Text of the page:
A Turkey Hunt Provides a Sense of Normalcy
I hadn’t seen my brother in-person for weeks, and it had been months since we actually spent significant time together. But there we were – it was opening day of Pennsylvania’s spring turkey season, and we were going hunting together. Typically, I would swing by his house early in the morning and wait in his driveway until he double-checked all his gear and got it loaded in my truck. But this time, I pulled in his driveway, he hopped in his own vehicle and our mini convoy pulled out and headed to the turkey woods.
Things, of course, are different now. We know we’re supposed to be practicing social distancing, but that seems to mean different things to different people. My family is taking it quite seriously – we haven’t gathered with parents or siblings in months. It’s been difficult. My wife and I have a 7-month-old little guy at home, and his grandparents and aunts and uncles miss him like crazy. He’s growing and changing every day, and they’re missing it. But his safety, and ours, have been a priority.
Fortunately, there appears to be some light at the end of the tunnel, and Pennsylvania has announced the easing of some restrictions this week. My wife and I decided that it’s time to start integrating ourselves back into some normal family activities with extra precautions still in place. For me, that means hitting the spring woods with my big brother.
We arrived at our spot, in separate vehicles, prior to daylight, and we stood on opposite sides of the old two-track and listened for the morning’s first gobbles. As far as opening days go, you couldn’t ask for much better weather. Daybreak temperatures were in the upper 40s and the day’s high was forecasted around 70. The skies were clear and there was little wind.
Having hunted this property for decades, we had a good sense of where spring Tom’s like to roost and strut. But they were quiet this morning, and we didn’t hear the first gobble until after legal light. He was close – probably within 100 yards of where we parked, but the vehicles were between he and us. I’ve called turkeys by vehicles before, so I wasn’t overly concerned, and we set up as best we could on the two-track. It quickly became apparent that at least one other Tom was roosted with the first bird we heard, and shortly after, we heard a hen yelping with the Toms, too.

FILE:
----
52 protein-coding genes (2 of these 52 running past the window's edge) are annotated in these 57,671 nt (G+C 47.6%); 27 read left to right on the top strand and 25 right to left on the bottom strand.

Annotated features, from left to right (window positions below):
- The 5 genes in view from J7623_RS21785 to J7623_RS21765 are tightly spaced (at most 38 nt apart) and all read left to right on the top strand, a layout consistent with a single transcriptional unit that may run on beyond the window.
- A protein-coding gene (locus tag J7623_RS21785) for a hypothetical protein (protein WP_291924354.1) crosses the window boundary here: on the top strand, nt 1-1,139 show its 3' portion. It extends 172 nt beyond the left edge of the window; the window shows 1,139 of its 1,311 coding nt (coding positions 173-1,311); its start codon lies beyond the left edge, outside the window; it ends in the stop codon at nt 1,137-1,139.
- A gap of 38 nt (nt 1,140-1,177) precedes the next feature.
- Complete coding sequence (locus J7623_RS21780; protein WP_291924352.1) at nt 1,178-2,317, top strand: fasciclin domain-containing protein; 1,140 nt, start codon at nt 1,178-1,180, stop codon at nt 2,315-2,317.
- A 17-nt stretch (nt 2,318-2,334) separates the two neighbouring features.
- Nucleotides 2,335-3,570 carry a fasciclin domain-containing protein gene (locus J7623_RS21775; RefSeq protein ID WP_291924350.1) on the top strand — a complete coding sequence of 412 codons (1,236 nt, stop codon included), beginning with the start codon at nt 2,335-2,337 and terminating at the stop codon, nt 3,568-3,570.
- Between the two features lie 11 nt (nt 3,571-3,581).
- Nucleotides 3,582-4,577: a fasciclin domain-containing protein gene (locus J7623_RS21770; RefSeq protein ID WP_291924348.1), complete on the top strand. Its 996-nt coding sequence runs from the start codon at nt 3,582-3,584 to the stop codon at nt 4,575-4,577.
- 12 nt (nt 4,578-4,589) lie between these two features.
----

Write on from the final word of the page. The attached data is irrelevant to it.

“Game over,” I thought. To make matters worse, poor planning and communication on my part resulted in two other camp members driving down the two-track to hunt the same location my brother and I were hunting! All of this happened within the first 15 minutes of legal shooting light, and I was feeling pretty disheartened about our current setup and prospects.
Fortunately, the other camp members graciously and quietly backed off, and after regrouping, we decided to move closer to the Toms and hen. We walked back towards the vehicles, which were between the birds and us, and stopped to call about 50 yards beyond where we had parked. Sure enough, we were treated to a close gobble, and we immediately setup on the two-track. Some light calling had the bird working closer, and eventually we could hear the distinct sound of a spitting and drumming Tom. This was my first time hearing these vocalizations so clearly, and I knew the bird was almost on top of us. Within a minute, he was in sight. He was in full strut and had a bright-white snowball head. At 30 yards, he lifted his head, and as a good friend likes to say, “Down goes Frazier!”
I immediately hopped up, and my brother met me on the two-track. And then...we high-fived. That’s right. We were so engulfed in the moment and the experience that all of the craziness in the world disappeared for a few minutes. It was just us and that bird in this world. And we made the most of it. It was only 6:15 a.m., and we had the rest of the morning to work up a bird for my brother. We jumped into our separate vehicles, and went off to find another gobble.